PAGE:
I finally went to the bank and determined that someone physically brought this check in a second time to cash it, which happened 10 days after we had paid the full amount. The management company said they didn't show this payment and eventually shifted the blame to the medical practice itself. They finally looked into it, and one of the partners called me. He showed that they did get this additional payment, but he also claimed that his bank automatically ran the check the second time. That doesn't square with what I understand. I believe someone was trying to embezzle money through the practice. At any rate, they are refunding our money, so I don't really care. But something still seems fishy.

Revenge of the Banana

This all started with a banana. As I've noted before, bananas are something I want to like but struggle with. But I think I've discovered how to like them better.

It's because I have this thing with maintaining my weight. My philosophy is that if I put on a couple pounds I work to eat better and get rid of it before I get overweight. But most people scoff if I make any kind of comment about trying to eat healthy. "Pssh, what do you have to worry about?" Well, I don't think I should make it harder on myself.

Anyway, I've been on one such cycle recently, trying to minimize foods with added sugar and stop with treats for a while. But breakfast is hard, because I love me some cereal. I love to have it in the morning, and then have a bowl before bed. But it's hard for me to figure out what to eat for breakfast without it. I love eggs, but you can have only so many before you get sick of them too.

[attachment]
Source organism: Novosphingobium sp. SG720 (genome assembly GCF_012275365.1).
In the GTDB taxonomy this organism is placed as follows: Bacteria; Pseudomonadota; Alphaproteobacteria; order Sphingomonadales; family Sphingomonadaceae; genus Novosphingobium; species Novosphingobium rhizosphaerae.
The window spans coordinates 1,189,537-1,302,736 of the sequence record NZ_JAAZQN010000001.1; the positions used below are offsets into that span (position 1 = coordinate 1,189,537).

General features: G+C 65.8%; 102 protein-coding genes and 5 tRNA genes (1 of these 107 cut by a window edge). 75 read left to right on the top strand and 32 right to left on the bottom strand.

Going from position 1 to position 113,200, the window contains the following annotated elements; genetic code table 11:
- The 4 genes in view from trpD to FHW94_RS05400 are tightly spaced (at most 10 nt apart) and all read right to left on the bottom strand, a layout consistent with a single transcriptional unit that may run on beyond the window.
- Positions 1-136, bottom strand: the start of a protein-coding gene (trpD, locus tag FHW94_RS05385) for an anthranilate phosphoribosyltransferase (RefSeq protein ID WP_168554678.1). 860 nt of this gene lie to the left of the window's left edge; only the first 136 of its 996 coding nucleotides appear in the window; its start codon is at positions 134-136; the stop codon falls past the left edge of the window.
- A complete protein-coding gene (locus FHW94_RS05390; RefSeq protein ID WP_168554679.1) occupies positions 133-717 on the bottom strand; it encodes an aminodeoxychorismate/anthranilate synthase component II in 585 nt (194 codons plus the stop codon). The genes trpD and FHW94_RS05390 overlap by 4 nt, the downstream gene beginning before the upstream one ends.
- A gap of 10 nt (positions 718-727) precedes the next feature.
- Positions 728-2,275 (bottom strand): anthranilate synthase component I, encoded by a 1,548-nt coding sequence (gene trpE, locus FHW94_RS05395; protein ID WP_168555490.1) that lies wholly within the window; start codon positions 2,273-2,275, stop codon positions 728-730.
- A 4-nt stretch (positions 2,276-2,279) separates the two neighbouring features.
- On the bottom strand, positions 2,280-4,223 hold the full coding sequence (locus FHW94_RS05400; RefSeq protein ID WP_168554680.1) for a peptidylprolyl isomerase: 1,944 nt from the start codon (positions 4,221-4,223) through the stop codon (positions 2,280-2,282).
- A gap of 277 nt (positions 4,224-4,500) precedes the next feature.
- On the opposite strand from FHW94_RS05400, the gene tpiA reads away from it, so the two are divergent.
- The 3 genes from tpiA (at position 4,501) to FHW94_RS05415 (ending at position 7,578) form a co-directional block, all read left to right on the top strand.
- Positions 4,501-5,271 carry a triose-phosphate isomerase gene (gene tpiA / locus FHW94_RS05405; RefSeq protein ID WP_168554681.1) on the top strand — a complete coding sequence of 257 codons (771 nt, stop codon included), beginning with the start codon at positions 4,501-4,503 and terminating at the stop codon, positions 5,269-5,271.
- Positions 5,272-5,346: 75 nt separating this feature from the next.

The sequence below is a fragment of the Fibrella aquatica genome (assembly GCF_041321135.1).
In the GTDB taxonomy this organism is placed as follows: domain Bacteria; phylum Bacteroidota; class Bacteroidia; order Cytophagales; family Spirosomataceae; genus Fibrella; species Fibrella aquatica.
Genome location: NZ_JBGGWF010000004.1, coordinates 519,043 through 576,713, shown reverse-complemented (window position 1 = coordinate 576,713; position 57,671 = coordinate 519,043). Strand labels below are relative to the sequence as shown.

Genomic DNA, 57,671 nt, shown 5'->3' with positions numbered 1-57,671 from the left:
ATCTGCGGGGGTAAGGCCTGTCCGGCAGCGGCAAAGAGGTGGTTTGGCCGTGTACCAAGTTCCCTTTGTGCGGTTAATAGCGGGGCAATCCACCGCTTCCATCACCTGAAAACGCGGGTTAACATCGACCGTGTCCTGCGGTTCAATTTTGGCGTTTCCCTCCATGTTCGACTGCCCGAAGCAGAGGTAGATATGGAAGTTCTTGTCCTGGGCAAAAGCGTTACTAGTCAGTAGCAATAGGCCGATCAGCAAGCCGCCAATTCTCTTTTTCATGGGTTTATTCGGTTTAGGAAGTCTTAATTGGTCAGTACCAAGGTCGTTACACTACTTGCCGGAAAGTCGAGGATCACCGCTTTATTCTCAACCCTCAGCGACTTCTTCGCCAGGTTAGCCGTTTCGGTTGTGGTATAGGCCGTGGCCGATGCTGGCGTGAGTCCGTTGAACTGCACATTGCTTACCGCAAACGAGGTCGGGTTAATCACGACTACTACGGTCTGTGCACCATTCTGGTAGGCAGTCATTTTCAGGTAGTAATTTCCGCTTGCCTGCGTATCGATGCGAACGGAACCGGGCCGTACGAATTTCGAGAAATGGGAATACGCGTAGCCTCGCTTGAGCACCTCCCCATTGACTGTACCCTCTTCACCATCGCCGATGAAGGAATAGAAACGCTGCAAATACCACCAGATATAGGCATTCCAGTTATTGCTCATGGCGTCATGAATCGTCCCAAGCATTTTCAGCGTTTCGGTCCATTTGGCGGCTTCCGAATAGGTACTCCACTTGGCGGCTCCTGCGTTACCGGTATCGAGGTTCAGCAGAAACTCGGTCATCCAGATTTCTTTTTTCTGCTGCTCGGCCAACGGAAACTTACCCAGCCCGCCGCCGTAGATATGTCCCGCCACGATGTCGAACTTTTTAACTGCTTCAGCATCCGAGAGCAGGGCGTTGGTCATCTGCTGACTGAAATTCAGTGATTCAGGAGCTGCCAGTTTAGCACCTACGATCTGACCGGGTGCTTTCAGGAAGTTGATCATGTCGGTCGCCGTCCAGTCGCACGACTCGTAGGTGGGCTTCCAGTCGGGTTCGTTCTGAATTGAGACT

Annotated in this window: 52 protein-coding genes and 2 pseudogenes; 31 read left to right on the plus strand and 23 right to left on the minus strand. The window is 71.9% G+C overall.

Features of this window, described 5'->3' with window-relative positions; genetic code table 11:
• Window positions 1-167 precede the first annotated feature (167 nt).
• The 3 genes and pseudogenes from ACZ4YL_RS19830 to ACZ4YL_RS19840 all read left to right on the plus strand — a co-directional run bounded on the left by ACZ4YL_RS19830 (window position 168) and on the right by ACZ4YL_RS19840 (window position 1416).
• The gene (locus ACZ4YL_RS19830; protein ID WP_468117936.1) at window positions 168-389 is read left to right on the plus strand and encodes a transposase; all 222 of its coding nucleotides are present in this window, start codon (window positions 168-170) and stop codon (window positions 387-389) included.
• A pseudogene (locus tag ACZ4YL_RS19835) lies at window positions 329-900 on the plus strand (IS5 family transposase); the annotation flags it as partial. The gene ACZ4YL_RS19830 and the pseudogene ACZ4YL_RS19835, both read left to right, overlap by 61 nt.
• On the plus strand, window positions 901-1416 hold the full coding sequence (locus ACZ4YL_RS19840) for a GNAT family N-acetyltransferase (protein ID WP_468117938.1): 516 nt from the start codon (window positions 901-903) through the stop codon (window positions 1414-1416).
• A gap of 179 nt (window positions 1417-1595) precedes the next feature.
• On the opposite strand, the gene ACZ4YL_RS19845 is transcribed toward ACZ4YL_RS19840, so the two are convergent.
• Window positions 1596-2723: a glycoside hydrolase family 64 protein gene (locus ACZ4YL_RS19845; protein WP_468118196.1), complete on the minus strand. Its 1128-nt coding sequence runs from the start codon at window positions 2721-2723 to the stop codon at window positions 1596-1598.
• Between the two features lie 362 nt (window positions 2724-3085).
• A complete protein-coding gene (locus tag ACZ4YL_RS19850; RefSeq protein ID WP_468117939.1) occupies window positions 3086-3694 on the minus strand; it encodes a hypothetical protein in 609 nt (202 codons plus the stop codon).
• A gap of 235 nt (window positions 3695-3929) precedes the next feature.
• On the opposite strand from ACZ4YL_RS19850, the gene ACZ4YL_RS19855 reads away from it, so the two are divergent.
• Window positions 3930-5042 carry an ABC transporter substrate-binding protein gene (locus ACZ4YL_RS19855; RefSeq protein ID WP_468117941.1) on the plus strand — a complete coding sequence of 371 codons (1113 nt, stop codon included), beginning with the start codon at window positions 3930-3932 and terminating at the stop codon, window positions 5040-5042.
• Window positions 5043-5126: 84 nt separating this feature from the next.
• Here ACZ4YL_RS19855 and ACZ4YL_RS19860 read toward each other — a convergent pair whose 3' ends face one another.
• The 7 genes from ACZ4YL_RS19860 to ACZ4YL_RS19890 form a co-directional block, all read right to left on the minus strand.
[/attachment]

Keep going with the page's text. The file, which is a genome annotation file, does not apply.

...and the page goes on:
So I decided to get some plain oatmeal, which I feel is pretty darn healthy. (Oh no! Carbs!) The first morning I had it (no salt or sugar added; literally plain oatmeal) it was horrible. The second day it was still pretty horrible. I've played around with a few things like slicing hard-boiled eggs on it (not bad). But the other day I noticed a banana on the table and, desperate for anything to change up the flavor, sliced some into the bowl. Delicious!

This could be the start of a beautiful (and very one-sided) relationship.

Look at My Watch. You Feel Yourself Getting Sleepy...